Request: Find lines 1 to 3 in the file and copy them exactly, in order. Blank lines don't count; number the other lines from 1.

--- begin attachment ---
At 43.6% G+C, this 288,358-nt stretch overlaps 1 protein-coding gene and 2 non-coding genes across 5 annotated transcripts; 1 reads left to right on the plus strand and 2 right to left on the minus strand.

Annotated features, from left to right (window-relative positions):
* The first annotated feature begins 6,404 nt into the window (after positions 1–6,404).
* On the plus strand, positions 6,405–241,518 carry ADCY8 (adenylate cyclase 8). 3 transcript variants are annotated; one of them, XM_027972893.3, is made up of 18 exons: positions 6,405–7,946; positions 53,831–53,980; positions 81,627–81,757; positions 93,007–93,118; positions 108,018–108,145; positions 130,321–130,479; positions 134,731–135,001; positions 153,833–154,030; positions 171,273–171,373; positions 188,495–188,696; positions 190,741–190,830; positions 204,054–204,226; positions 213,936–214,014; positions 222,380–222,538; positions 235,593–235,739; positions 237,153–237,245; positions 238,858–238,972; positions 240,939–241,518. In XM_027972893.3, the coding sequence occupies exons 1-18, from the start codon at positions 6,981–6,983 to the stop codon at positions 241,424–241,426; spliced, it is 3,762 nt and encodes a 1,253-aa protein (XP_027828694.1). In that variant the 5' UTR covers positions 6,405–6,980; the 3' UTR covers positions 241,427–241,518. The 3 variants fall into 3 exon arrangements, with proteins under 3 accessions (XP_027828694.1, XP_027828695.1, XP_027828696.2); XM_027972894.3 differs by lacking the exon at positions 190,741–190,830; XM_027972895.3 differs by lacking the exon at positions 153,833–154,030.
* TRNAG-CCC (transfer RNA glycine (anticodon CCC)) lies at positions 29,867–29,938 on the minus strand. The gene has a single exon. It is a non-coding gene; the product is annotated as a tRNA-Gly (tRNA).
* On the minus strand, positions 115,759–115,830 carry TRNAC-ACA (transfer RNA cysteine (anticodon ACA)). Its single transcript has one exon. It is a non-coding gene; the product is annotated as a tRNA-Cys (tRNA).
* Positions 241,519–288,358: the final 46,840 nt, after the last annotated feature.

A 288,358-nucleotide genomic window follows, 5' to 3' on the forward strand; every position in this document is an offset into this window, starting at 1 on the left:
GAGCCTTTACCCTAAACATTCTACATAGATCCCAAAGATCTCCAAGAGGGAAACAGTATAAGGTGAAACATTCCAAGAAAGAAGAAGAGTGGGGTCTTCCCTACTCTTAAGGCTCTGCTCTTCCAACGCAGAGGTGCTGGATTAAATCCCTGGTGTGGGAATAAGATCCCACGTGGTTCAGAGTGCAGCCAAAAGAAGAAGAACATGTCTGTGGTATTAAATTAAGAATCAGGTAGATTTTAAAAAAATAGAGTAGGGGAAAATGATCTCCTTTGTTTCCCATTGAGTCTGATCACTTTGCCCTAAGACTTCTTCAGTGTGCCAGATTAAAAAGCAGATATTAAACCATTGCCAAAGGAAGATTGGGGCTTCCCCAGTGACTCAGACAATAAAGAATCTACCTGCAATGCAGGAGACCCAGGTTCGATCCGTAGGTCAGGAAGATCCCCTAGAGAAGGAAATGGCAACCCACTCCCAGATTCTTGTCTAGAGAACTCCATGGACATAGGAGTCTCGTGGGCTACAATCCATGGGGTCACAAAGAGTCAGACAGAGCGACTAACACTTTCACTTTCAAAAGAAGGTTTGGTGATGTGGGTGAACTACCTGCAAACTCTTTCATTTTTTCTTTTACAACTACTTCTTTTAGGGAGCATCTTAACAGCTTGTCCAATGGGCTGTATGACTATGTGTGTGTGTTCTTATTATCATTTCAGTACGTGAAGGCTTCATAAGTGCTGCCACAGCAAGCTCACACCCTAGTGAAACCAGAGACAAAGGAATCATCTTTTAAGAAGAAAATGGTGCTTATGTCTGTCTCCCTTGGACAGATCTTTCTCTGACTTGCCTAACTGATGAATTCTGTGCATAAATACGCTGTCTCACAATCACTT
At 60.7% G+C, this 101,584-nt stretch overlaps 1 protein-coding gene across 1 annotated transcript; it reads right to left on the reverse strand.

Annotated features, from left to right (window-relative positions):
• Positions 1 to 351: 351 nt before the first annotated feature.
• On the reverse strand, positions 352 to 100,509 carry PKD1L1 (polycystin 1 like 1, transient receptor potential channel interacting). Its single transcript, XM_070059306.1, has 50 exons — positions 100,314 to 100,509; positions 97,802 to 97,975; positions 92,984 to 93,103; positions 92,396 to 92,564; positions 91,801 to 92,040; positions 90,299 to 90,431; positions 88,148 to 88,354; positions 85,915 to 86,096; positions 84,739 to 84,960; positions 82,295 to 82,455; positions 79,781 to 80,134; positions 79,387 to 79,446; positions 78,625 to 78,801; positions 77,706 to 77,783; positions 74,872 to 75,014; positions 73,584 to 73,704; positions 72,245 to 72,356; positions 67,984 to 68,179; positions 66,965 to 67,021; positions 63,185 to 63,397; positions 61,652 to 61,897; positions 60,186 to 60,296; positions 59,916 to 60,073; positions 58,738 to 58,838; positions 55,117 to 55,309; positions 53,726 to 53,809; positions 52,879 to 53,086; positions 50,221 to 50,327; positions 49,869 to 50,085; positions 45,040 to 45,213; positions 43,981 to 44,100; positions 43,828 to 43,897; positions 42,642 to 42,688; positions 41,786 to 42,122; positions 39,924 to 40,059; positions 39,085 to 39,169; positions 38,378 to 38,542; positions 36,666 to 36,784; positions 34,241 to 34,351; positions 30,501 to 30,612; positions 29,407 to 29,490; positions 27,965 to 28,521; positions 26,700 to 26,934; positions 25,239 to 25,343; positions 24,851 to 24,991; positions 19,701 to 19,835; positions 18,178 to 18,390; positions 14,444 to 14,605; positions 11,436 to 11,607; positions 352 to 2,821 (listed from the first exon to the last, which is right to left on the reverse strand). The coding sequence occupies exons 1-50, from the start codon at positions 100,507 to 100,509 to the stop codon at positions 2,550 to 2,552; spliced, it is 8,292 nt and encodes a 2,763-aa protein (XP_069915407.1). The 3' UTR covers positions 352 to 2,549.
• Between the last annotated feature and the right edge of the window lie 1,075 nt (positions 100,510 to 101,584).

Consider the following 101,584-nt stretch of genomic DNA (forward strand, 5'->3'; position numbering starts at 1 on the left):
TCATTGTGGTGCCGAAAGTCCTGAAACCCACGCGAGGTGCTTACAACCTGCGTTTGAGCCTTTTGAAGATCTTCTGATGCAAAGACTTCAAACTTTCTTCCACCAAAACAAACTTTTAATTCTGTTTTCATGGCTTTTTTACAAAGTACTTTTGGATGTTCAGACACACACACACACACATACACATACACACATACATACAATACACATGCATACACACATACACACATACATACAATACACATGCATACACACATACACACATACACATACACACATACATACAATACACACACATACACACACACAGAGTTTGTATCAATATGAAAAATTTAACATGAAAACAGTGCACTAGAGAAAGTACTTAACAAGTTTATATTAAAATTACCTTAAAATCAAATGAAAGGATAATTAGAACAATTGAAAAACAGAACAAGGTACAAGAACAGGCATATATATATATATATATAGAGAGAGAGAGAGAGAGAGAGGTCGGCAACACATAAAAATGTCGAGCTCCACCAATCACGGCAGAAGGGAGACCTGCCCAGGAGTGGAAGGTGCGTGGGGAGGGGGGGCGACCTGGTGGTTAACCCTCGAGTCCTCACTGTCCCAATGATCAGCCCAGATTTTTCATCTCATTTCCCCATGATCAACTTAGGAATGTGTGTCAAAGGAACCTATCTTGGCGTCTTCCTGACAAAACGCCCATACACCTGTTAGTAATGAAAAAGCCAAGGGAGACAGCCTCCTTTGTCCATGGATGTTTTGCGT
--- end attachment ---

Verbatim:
At 43.6% G+C, this 288,358-nt stretch overlaps 1 protein-coding gene and 2 non-coding genes across 5 annotated transcripts; 1 reads left to right on the plus strand and 2 right to left on the minus strand.

Annotated features, from left to right (window-relative positions):
* The first annotated feature begins 6,404 nt into the window (after positions 1–6,404).